If you’re a weightlifter, runner, or any type of athlete, you’ve probably looked for ways to prevent muscle soreness. You may have heard of cold water immersion, hot water immersion or even contrast baths themselves. Athletes and therapists have used ice baths and hot baths for recovery post-workout and have found them effective for relieving soreness.
If you haven’t heard of contrast baths, or just want to learn more about them, we will walk you through how they work and how you can incorporate them into your recovery routine.
What is a contrast bath?
Contrast baths consist of alternating immersion of a limb or the body in hot then cold water. This technique is thought to be more effective for post-exercise recovery than just hot or cold water immersion alone2.
One study has attempted to explain the physiology behind contrast baths. The repeated hot and cold cause temporary vasodilation and vasoconstriction, simulating a pumping effect in the blood vessels2. It is thought that this vascular pumping effect increases blood flow to the tissues resulting in enhanced oxygen delivery, waste removal, and therefore recovery2.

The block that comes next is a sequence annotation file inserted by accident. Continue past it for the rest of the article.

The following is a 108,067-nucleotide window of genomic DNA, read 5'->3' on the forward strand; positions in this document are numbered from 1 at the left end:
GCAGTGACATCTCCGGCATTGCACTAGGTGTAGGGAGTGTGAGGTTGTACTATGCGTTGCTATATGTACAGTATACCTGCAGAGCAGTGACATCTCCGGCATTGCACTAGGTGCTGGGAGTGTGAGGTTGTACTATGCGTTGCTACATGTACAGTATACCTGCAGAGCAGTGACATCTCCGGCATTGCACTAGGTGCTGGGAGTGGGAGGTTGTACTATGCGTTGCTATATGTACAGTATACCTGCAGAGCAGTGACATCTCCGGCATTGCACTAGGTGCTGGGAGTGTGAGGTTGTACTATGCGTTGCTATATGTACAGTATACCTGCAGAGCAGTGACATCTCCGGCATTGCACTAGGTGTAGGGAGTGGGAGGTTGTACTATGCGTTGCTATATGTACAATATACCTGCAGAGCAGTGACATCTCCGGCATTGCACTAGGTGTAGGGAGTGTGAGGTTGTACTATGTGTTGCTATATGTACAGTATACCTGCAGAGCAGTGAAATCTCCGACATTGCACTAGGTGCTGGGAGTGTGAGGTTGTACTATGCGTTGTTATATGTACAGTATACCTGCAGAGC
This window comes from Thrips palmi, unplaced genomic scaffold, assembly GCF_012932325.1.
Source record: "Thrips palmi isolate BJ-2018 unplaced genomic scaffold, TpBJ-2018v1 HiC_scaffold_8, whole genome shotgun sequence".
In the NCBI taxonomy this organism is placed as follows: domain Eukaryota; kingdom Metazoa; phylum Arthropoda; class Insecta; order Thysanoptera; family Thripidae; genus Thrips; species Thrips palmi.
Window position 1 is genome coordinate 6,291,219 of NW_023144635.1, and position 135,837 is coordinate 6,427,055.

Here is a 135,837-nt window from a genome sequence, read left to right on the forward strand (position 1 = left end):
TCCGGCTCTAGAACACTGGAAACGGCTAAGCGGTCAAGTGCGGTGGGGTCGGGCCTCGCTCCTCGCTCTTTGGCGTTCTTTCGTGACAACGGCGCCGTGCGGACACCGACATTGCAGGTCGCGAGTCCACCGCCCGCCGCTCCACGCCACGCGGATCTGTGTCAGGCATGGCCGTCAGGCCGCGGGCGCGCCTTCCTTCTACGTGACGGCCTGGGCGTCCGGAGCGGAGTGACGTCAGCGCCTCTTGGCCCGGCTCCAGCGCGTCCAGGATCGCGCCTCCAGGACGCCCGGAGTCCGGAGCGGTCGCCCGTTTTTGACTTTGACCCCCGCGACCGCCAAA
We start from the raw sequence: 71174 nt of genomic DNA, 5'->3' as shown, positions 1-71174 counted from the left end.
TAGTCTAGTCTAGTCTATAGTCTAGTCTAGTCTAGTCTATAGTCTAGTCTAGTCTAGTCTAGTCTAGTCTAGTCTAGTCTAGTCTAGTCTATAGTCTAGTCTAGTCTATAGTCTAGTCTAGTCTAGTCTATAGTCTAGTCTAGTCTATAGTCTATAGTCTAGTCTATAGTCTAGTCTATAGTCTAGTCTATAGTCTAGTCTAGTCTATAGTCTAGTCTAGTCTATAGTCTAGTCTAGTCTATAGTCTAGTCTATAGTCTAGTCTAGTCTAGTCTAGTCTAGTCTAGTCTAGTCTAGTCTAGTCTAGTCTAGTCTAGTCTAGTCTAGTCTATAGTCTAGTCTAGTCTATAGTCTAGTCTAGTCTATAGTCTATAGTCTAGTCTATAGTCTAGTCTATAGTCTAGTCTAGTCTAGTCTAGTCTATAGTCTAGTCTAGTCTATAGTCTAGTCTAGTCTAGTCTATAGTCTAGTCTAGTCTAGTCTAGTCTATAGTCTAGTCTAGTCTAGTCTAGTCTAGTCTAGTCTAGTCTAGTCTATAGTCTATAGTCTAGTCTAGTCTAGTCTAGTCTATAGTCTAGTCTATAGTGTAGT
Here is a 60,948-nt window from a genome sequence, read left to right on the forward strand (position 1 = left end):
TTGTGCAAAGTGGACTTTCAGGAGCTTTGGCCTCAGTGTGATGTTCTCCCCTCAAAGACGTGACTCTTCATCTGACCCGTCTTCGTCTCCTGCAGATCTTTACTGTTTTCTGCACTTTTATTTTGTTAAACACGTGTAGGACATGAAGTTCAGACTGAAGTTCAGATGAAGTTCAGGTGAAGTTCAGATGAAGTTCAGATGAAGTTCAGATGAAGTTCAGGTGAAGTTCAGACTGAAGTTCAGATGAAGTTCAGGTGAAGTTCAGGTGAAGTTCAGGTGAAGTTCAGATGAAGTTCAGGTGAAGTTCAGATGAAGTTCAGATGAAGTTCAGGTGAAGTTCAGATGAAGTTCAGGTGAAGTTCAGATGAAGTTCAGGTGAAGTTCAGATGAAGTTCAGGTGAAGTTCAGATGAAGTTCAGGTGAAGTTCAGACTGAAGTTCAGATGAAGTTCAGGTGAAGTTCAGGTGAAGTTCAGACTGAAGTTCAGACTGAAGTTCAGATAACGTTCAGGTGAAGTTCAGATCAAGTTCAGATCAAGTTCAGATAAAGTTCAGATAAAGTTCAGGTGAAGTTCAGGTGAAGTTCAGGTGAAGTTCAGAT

Although this proposal appears intuitive, more research needs to be done to form a conclusion on the physiological process involved in contrast baths.
Most evidence for contrast water immersion is anecdotal. Many athletes and therapy clinics use contrast baths and find them effective for reducing delayed onset muscle soreness (DOMS) post-exercise.
There are many different opinions on the best procedures for using contrast baths. Reviews have suggested effective ranges of temperature and timing for applications1,3.
- 3:1 or 4:1 ratio for time spent in warm vs cold water
- cold water immersion duration between 10-15 minutes
Cold Water Temperature
Warm Water Temperature
Although the physiological process has not yet been concluded, contrast baths have been shown to be effective for reducing muscle soreness post-exercise. Along with scraping, this could be an excellent technique to add to your recovery game.
- Cochrane, D. J. (2004). Alternating hot and cold water immersion for athlete recovery: A Review. Physical Therapy in Sport, 5(1), 26–32. https://doi.org/10.1016/j.ptsp.2003.10.002
- Shadgan, B., Pakravan, A. H., Hoens, A., & Reid, W. D. (2018). Contrast baths, intramuscular hemodynamics, and oxygenation as monitored by near-infrared spectroscopy. Journal of Athletic Training, 53(8), 782–787. https://doi.org/10.4085/1062-6050-127-17
- Versey, N. G., Halson, S. L., & Dawson, B. T. (2013). Water immersion recovery for athletes: Effect on exercise performance and practical recommendations. Sports Medicine, 43(11), 1101–1130. https://doi.org/10.1007/s40279-013-0063-8
Ariana Purificati Fune
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